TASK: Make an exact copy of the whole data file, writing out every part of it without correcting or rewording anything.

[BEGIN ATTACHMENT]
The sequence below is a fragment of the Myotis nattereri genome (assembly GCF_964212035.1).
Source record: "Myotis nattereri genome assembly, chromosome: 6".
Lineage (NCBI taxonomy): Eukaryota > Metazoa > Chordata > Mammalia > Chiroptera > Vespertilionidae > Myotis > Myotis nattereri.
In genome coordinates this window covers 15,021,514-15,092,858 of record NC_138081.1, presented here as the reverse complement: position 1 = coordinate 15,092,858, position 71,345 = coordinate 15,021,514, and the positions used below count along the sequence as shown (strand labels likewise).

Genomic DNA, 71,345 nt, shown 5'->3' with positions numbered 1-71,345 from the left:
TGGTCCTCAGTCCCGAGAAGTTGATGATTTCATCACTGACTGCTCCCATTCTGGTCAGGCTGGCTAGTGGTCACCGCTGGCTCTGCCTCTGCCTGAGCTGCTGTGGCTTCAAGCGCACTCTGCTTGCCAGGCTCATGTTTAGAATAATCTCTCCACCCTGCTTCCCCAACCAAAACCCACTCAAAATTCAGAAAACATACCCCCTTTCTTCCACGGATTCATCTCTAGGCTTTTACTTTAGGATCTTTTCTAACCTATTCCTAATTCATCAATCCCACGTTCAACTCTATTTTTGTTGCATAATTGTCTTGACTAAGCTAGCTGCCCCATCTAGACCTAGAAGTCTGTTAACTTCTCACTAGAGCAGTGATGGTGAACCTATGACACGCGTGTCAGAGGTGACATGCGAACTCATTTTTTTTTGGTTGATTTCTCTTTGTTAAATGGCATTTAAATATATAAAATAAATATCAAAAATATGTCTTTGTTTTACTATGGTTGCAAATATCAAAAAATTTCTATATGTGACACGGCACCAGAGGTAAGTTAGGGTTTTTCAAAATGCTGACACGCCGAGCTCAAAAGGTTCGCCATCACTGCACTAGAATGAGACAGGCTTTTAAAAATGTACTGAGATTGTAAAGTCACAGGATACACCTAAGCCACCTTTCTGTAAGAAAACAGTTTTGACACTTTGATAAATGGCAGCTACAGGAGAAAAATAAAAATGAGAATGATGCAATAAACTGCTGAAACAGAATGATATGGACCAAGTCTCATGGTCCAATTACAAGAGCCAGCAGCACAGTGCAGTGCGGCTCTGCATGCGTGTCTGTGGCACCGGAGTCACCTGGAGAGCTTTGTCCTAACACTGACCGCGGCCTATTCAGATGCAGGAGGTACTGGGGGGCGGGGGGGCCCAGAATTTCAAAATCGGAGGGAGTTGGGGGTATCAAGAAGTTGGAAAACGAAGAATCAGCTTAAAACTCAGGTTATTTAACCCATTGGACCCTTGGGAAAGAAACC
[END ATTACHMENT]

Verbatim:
The sequence below is a fragment of the Myotis nattereri genome (assembly GCF_964212035.1).
Source record: "Myotis nattereri genome assembly, chromosome: 6".
Lineage (NCBI taxonomy): Eukaryota > Metazoa > Chordata > Mammalia > Chiroptera > Vespertilionidae > Myotis > Myotis nattereri.
In genome coordinates this window covers 15,021,514-15,092,858 of record NC_138081.1, presented here as the reverse complement: position 1 = coordinate 15,092,858, position 71,345 = coordinate 15,021,514, and the positions used below count along the sequence as shown (strand labels likewise).

Genomic DNA, 71,345 nt, shown 5'->3' with positions numbered 1-71,345 from the left:
TGGTCCTCAGTCCCGAGAAGTTGATGATTTCATCACTGACTGCTCCCATTCTGGTCAGGCTGGCTAGTGGTCACCGCTGGCTCTGCCTCTGCCTGAGCTGCTGTGGCTTCAAGCGCACTCTGCTTGCCAGGCTCATGTTTAGAATAATCTCTCCACCCTGCTTCCCCAACCAAAACCCACTCAAAATTCAGAAAACATACCCCCTTTCTTCCACGGATTCATCTCTAGGCTTTTACTTTAGGATCTTTTCTAACCTATTCCTAATTCATCAATCCCACGTTCAACTCTATTTTTGTTGCATAATTGTCTTGACTAAGCTAGCTGCCCCATCTAGACCTAGAAGTCTGTTAACTTCTCACTAGAGCAGTGATGGTGAACCTATGACACGCGTGTCAGAGGTGACATGCGAACTCATTTTTTTTTGGTTGATTTCTCTTTGTTAAATGGCATTTAAATATATAAAATAAATATCAAAAATATGTCTTTGTTTTACTATGGTTGCAAATATCAAAAAATTTCTATATGTGACACGGCACCAGAGGTAAGTTAGGGTTTTTCAAAATGCTGACACGCCGAGCTCAAAAGGTTCGCCATCACTGCACTAGAATGAGACAGGCTTTTAAAAATGTACTGAGATTGTAAAGTCACAGGATACACCTAAGCCACCTTTCTGTAAGAAAACAGTTTTGACACTTTGATAAATGGCAGCTACAGGAGAAAAATAAAAATGAGAATGATGCAATAAACTGCTGAAACAGAATGATATGGACCAAGTCTCATGGTCCAATTACAAGAGCCAGCAGCACAGTGCAGTGCGGCTCTGCATGCGTGTCTGTGGCACCGGAGTCACCTGGAGAGCTTTGTCCTAACACTGACCGCGGCCTATTCAGATGCAGGAGGTACTGGGGGGCGGGGGGGCCCAGAATTTCAAAATCGGAGGGAGTTGGGGGTATCAAGAAGTTGGAAAACGAAGAATCAGCTTAAAACTCAGGTTATTTAACCCATTGGACCCTTGGGAAAGAAACC